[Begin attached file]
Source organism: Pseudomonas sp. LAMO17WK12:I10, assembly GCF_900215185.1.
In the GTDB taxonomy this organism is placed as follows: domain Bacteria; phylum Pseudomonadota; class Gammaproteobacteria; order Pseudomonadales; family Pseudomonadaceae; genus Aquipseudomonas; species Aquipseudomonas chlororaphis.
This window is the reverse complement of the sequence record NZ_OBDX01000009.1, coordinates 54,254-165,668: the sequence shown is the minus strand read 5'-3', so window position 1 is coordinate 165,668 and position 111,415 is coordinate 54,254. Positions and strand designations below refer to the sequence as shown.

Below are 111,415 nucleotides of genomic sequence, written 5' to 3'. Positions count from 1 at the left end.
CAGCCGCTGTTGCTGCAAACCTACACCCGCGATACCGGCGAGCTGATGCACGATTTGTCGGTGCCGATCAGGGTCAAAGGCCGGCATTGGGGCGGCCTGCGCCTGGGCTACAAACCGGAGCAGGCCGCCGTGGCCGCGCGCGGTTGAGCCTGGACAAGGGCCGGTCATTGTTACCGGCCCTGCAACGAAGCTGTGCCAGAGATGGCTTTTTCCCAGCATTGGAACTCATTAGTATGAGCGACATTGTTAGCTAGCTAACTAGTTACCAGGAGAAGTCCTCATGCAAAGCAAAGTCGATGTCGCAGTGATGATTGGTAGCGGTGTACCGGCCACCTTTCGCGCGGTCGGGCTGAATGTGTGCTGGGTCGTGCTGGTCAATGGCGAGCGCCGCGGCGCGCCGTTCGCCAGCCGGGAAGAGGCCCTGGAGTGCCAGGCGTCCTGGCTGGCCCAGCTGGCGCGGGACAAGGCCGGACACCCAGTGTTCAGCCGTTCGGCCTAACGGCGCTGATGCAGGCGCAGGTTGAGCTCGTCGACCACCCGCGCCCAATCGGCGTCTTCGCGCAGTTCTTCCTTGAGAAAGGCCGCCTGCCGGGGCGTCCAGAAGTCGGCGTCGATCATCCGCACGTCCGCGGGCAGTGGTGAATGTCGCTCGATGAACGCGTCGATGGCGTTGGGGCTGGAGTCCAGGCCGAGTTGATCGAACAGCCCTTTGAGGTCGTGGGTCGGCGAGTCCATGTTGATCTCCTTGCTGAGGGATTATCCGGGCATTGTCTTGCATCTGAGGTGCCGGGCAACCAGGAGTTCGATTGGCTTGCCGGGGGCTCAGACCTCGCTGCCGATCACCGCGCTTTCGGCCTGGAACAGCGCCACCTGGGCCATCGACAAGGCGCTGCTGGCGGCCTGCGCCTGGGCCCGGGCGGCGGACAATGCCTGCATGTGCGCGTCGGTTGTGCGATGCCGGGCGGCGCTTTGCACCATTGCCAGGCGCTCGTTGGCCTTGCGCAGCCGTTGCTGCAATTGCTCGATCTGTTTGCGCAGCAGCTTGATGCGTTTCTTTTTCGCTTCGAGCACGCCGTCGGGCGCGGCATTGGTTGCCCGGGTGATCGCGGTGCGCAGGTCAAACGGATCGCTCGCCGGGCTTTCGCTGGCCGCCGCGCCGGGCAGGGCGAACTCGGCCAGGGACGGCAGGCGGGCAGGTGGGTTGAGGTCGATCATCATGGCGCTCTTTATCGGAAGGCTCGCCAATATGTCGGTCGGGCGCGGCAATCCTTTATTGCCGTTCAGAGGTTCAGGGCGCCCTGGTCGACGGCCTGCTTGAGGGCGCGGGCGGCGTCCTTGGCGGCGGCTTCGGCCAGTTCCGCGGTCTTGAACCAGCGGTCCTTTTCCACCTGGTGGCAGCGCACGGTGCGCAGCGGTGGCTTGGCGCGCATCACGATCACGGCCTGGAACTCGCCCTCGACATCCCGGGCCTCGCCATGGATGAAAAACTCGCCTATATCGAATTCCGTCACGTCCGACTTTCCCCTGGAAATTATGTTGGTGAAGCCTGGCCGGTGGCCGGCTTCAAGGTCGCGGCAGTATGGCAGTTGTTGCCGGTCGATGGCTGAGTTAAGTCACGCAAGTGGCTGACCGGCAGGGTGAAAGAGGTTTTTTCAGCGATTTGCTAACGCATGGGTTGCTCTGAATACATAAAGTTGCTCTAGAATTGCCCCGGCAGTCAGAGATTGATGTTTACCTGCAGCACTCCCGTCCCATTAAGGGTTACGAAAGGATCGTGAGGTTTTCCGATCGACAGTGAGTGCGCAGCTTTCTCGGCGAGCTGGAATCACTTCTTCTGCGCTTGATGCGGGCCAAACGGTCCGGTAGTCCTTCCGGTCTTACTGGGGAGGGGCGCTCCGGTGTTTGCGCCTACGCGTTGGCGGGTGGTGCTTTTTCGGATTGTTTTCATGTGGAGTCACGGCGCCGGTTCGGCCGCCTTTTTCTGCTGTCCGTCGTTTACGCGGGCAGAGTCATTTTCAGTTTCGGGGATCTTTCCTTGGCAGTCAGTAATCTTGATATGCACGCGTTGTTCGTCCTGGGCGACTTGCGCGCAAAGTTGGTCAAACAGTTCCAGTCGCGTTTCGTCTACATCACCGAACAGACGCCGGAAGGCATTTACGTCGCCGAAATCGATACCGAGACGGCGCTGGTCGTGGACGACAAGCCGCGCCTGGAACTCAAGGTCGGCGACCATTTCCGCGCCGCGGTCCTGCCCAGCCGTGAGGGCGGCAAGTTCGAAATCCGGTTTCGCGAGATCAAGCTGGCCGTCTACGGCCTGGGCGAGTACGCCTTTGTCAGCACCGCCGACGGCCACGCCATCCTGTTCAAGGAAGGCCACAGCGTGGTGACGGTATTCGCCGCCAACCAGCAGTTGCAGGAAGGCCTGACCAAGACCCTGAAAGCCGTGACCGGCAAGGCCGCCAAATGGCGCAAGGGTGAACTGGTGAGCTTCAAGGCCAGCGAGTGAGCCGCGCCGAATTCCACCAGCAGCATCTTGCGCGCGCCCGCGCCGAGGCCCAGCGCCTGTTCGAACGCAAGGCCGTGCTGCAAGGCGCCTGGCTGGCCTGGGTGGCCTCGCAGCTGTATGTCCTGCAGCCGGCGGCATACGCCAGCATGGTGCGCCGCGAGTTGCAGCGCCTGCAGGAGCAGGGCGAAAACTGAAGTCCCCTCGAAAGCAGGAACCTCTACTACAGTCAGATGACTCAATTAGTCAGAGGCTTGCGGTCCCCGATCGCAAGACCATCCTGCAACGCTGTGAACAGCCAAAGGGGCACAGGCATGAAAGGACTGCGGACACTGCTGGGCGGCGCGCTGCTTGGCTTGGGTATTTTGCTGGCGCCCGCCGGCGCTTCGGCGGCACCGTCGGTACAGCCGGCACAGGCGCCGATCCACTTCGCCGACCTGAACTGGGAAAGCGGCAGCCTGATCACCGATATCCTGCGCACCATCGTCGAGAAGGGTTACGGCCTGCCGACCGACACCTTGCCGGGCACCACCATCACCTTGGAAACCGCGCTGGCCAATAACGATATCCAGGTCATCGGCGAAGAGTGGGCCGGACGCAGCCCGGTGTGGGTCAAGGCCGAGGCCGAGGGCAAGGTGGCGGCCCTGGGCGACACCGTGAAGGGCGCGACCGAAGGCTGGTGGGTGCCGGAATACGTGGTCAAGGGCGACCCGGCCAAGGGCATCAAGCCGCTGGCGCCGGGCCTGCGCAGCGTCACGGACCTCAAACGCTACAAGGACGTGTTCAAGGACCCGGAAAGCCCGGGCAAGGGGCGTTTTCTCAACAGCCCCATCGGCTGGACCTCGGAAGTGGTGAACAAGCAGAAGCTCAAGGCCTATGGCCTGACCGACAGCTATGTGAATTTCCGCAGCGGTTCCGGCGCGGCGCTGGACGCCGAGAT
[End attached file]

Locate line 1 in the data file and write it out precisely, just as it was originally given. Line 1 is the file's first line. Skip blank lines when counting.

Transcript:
Source organism: Pseudomonas sp. LAMO17WK12:I10, assembly GCF_900215185.1.